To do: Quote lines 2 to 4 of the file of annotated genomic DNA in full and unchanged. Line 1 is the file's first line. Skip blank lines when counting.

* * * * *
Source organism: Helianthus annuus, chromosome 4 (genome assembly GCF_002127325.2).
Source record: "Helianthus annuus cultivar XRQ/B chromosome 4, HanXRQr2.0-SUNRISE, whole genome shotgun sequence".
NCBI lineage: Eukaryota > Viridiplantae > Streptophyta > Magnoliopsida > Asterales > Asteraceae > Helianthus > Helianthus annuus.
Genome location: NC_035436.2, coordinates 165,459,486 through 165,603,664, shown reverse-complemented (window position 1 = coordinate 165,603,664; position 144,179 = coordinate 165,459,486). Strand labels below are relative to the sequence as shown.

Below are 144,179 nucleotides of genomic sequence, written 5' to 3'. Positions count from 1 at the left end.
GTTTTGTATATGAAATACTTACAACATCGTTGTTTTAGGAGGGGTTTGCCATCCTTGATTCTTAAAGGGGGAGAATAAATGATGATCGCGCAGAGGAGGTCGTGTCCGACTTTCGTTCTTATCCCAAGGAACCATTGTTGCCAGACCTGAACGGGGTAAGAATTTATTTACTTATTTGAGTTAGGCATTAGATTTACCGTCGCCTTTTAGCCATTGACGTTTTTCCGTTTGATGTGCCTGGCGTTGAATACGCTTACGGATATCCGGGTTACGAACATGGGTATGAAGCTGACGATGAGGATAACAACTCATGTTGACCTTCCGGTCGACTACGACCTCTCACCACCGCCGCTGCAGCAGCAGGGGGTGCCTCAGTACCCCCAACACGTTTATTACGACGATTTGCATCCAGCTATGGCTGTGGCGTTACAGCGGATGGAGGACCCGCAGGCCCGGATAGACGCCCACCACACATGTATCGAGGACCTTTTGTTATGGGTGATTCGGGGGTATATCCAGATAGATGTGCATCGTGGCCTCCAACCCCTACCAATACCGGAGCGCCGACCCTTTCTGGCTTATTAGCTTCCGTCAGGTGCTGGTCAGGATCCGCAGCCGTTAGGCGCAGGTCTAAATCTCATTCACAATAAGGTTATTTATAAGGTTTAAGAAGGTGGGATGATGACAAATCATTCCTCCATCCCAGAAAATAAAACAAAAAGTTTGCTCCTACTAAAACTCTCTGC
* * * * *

Source record: "Helianthus annuus cultivar XRQ/B chromosome 4, HanXRQr2.0-SUNRISE, whole genome shotgun sequence".
NCBI lineage: Eukaryota > Viridiplantae > Streptophyta > Magnoliopsida > Asterales > Asteraceae > Helianthus > Helianthus annuus.
Genome location: NC_035436.2, coordinates 165,459,486 through 165,603,664, shown reverse-complemented (window position 1 = coordinate 165,603,664; position 144,179 = coordinate 165,459,486). Strand labels below are relative to the sequence as shown.